5K run/walk raises money for Wichita memorial for veterans of Afghanistan, Iraq wars
10/12/2013 3:32 PM
08/06/2014 8:44 AM
Anita Dixon stalked around Veterans Memorial Park on Memorial Day morning, a mother on a mission to make sure no one ever forgets her son Sgt. Evan Parker and his fallen comrades.
Dixon, who lost her son in Iraq in 2005, came up with a way to channel her grief into action. As a Gold Star Mother (mothers who have lost children at war) she proposed the Operation Freedom Memorial, a granite-and-bronze tribute, to join the others downtown honoring those who fought for America.
Monday morning, about 300 of Dixon’s friends and supporters gathered to run and walk her dream closer to reality. The first Operation Armed Forces Celebration 5K and Walk, a fundraiser for the memorial, was packed with emotion as families and runners gathered to pay tribute.
“The memorial is really important, so people can see and remember the sacrifice our sons and daughters have made for the country and not forget,” said walker Sandy Nettleton of Wichita, whose son Army Staff Sgt. Eric Nettleton died Jan. 5, 2011, in Afghanistan.
“I’m here for the memorial to get built,” said John Palmer of Wichita, whose son Army Cpl. Eric Palmer died in Iraq in 2007. “Anything we can do to get this memorial built is a step in the right direction.”
Dixon, president of the Operation Freedom Memorial Foundation, is moving ever closer to getting that memorial built. The foundation wants to raise another $90,000 to begin construction and on June 11 will unveil the bronze sculpture that will sit atop the memorial: a 6-foot bronze kneeling soldier next to a soldier’s cross. Around the memorial will be granite paving stones engraved with the names of any service member past or present, including Iraq and Afghanistan. Those 700 stones are available to family members for $100 each through the foundation.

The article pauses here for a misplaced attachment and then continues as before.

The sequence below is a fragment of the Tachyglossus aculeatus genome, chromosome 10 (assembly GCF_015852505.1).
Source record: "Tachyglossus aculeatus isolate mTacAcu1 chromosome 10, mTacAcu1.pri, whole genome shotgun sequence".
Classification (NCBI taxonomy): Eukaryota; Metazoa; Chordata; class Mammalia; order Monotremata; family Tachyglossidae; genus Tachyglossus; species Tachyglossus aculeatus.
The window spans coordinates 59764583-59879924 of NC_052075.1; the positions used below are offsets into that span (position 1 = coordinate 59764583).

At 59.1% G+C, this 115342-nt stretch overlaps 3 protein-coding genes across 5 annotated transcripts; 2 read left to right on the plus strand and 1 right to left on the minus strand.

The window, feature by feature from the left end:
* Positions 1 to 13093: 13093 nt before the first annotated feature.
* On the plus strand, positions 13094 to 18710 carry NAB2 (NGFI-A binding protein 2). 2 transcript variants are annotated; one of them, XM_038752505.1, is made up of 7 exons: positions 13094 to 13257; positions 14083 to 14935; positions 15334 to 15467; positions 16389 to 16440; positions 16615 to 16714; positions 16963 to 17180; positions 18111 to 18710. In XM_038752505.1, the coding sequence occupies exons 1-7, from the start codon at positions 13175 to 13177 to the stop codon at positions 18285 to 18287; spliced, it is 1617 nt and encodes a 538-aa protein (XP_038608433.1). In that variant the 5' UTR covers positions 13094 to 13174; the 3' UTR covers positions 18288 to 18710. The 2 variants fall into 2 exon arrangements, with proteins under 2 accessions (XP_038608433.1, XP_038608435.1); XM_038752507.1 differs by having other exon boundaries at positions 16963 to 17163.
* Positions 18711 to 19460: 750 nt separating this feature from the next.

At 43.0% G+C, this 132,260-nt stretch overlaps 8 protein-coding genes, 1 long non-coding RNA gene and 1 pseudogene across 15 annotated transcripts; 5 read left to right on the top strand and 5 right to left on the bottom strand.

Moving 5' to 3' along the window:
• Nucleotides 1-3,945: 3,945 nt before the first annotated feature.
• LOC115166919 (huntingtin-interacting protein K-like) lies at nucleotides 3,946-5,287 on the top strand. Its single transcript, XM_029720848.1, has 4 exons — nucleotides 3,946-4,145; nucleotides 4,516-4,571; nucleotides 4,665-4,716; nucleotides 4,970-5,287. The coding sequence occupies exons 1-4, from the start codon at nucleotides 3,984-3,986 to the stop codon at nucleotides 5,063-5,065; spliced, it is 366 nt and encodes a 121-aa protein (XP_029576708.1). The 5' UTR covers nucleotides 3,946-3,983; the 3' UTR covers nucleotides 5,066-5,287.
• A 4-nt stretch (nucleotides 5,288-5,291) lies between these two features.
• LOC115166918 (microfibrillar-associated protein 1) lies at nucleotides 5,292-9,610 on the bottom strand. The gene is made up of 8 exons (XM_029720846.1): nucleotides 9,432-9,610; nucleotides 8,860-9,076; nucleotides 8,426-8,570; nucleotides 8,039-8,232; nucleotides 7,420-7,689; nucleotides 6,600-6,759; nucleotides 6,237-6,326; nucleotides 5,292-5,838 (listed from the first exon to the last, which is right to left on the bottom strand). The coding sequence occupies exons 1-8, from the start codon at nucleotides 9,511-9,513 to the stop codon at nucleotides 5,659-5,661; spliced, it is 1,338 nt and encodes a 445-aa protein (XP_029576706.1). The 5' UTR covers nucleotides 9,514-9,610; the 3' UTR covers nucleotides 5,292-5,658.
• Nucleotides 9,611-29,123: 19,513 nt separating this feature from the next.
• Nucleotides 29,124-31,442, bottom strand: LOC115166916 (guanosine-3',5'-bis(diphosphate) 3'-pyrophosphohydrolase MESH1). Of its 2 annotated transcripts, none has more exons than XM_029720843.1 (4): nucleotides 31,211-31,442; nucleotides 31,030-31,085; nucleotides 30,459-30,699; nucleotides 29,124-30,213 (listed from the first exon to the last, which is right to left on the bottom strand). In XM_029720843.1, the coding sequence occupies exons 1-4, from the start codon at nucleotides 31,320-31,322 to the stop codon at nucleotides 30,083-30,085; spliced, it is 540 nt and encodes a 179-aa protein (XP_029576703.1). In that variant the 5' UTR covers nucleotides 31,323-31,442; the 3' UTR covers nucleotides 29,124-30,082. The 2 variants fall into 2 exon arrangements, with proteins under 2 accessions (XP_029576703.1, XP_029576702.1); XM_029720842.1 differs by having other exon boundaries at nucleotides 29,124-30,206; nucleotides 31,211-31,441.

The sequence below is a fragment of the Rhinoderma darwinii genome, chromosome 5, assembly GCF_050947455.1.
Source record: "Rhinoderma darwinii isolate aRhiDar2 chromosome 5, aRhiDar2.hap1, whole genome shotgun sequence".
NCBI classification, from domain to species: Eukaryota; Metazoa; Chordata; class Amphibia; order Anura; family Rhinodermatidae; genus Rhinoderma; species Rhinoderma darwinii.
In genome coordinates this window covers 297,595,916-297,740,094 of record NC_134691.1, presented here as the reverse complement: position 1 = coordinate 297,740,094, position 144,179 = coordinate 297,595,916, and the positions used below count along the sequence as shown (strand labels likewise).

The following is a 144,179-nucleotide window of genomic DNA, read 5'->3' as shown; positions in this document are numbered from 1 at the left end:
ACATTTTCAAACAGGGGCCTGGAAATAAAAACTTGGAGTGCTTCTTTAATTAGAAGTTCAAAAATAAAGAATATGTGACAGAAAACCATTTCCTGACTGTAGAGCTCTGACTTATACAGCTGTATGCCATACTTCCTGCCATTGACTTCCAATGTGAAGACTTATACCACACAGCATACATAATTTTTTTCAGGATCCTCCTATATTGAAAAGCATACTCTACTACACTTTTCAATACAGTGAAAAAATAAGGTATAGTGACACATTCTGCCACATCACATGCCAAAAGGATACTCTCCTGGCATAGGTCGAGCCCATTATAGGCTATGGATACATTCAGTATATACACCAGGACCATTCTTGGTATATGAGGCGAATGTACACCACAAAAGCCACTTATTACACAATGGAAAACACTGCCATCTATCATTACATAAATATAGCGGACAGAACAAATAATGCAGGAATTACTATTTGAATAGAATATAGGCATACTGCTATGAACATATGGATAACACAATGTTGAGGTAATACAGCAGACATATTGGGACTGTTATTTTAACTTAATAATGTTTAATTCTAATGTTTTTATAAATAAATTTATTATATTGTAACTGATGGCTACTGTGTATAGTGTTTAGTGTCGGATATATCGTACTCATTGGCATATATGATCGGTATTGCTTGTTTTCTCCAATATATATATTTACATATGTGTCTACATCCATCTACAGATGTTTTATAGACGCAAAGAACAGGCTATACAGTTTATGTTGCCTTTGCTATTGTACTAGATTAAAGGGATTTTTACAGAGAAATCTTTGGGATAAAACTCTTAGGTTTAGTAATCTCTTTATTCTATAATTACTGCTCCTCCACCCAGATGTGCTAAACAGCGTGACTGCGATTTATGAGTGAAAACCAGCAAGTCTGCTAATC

Monday’s race was the brainchild of Dixon’s biggest supporters: Greater Wichita Area Sports Commission head Bob Hanson and Cargill employees Laura Figueroa and Kurt Wiedenkeller.
“I became a board member of the Operation Freedom Memorial and this is really close to my heart,” Figueroa said. “My husband is in Afghanistan, and he’s on his third deployment having been through Desert Storm and Operation Iraqi Freedom.
“We just needed an event to bring the community together, promote this great project, and bring people to Veterans Park.”
Hanson said the race was a natural fit for his sports commission.
“We just thought this was a great cause,” He said. “These folks from Cargill came to me a month ago and said they’d like to do a race and they’d never done one. We weren’t much more experienced, having done a couple, but we wanted to be involved and help them put this race together.”
Dixon has the proposed Operation Freedom Memorial spot picked out near the south edge of the park, facing the river between the Vietnam and USS Wichita memorials. And while she lost her son in Iraq, Dixon is intent on opening the Operation Freedom memorial to any soldier.
“I just feel the need to have those we’ve lost from Iraq and Afghanistan memorialized out here alongside everybody else,” she said. “It’s another way to honor those who have served past and present from any generation.”
Important to fill out the memorial park, Nettleton said. Hopefully for good.
“No more,” she said. “Every time you see another soldier lost in the paper it tears at your heart because you know there’s another family, another mom who will walk through this.”
Dixon is intent on raising the $90,000 necessary to finish the memorial within a year.
“We can build this,” she said, “so that there’s a place we can come and know that all of our children and all of our family members who served are together.”